The 21-foot -wide golden mirror of the James Webb Space Telescope (Webb or JWST), which has yet to celebrate its launch anniversary, has been struck by 14 dust-sized micrometeoroids in recent months, as reported first by Space.com.
Although the observatory’s view is still breathtaking and largely undamaged, mission personnel have chosen to change the telescope’s operations to avoid directly confronting areas known as “micrometeoroid avoidance zones.”
(Photo : Chip Somodevilla/Getty Images)
WASHINGTON, DC – SEPTEMBER 08: In this photo illustration, U.S. Postal Service unveils a new stamp featuring the James Webb Space Telescope during the First Day of Issue dedication ceremony at the U.S. Postal Museum on September 08, 2022 in Washington, DC.
According to Mike Menzel, Webb’s lead mission systems engineer at NASA’s Goddard Space Flight Center in Greenbelt, the telescope has received 14 detectable micrometeoroid strikes on its primary mirror and is experiencing one to two each month on average.
“One of these was higher than our expectations and prelaunch models; however, even after this event our current optical performance is still twice as good as our requirements,” Menzel said in a statement.
Hence, NASA assembled a working group of optics and micrometeoroid specialists from the NASA Goddard Webb team, the telescope’s mirror manufacturer, the Space Telescope Science Institute, and the NASA Meteoroid Environment Office at the Marshall Space Flight Center, to ensure all components of the observatory continue to operate at their peak levels.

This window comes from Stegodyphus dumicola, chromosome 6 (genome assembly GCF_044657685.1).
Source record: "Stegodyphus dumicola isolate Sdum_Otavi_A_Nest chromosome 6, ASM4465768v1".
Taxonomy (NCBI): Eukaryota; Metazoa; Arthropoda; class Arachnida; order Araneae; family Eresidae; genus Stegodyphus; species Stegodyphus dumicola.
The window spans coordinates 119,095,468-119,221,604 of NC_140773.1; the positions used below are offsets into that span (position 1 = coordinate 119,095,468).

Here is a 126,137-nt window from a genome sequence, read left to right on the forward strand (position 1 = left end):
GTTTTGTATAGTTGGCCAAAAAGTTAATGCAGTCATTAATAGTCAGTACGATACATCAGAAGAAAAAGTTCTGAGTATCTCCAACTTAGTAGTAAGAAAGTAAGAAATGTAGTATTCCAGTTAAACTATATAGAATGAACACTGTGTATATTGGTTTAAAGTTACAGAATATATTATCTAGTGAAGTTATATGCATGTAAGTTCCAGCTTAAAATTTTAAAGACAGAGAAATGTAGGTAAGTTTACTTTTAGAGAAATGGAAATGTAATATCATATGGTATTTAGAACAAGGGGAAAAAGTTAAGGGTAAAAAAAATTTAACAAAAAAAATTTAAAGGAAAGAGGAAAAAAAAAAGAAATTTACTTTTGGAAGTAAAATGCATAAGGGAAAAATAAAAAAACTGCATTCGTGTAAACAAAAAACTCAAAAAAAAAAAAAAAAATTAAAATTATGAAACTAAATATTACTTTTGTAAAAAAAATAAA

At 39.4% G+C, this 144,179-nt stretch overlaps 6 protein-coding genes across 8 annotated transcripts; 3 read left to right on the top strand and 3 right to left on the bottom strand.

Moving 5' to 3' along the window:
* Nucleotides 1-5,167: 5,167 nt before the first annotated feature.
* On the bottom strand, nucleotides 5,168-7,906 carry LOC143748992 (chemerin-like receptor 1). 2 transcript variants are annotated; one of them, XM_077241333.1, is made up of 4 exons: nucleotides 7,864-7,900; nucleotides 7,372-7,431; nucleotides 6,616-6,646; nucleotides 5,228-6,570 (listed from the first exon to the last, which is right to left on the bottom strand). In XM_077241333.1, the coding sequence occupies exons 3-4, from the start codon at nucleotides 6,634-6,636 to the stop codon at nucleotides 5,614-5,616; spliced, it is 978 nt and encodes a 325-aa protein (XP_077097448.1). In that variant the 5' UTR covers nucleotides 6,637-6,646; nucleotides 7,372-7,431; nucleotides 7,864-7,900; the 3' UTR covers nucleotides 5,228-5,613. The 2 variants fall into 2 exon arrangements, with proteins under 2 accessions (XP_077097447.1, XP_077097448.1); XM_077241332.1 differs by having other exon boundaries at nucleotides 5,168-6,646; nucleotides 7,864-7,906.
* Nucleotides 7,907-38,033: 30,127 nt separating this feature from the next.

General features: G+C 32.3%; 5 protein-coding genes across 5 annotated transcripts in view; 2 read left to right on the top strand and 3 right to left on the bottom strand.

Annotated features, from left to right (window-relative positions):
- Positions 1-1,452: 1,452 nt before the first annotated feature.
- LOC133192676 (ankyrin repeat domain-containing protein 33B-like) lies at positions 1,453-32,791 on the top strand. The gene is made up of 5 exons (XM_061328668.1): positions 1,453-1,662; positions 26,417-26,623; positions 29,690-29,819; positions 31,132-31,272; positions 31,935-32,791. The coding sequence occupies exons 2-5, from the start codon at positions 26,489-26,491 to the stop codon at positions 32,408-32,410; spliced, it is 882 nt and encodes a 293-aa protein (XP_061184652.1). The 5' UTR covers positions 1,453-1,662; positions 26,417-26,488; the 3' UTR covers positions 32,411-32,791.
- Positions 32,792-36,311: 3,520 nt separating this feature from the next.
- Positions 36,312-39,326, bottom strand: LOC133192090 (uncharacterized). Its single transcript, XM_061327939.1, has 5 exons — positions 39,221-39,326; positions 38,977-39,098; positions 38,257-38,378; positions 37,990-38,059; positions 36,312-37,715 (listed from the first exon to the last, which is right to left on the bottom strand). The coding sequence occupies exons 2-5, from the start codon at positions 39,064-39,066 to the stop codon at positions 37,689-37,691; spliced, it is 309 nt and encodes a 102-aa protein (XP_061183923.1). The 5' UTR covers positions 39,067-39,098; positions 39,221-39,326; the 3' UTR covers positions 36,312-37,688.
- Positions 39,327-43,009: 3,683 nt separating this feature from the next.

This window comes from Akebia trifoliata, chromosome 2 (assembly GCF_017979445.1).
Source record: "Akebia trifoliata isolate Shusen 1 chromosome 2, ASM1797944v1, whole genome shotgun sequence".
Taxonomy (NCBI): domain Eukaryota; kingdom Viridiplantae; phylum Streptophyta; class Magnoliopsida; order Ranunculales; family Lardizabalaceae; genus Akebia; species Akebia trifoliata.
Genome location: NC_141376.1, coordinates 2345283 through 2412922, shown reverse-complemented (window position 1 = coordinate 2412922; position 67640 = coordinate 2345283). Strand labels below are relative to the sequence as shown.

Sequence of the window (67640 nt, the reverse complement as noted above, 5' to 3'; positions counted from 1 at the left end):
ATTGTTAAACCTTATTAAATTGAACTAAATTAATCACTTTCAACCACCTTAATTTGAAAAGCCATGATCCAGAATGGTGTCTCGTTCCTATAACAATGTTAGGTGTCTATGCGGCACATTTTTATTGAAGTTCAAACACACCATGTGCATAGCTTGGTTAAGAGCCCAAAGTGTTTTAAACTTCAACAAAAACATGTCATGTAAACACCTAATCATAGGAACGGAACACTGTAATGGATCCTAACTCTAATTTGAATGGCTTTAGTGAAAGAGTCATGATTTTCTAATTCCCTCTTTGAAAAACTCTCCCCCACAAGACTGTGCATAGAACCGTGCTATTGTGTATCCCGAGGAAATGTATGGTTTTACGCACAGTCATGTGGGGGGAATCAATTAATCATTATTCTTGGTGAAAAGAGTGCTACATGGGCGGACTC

The team came to the conclusion that the higher-energy impact seen in May was a statistical anomaly due to its high energy and the fact that it struck a particularly vulnerable area of Webb’s primary mirror.
They have also determined that future observations would be scheduled to face away from what is now termed the “micrometeoroid avoidance zone” in order to reduce future impacts of this scale.
Prolonging Webb’s Optical Performance
According to Lee Feinberg, manager of the Webb optical telescope element at NASA’s Goddard Space Flight Center, micrometeoroids hurling toward the mirror have four times the kinetic energy and twice the relative velocity so straying away from this direction will help prolong Webb’s optical performance.
Webb is orbiting a region known as a Lagrange point, where gravitational pulls balance out to form “parking spots” that spacecraft can use to cut down on the fuel and maneuvers required to maintain their position, as per Space.com.
On the side of our planet that faces away from the sun, over 1 million miles (1.5 million kilometers) away from Earth, lies the Lagrange point of the space telescope.
The telescope will try to keep its mirror out of these zones when conducting observations starting next summer when Webb begins its second year of science operations.
The Webb team will plan such observations for a different season when the threat from micrometeoroids in the required direction is reduced.
According to NASA officials, the adjustment won’t hinder science but will make scheduling the observatory more challenging.
Written by Jace Dela Cruz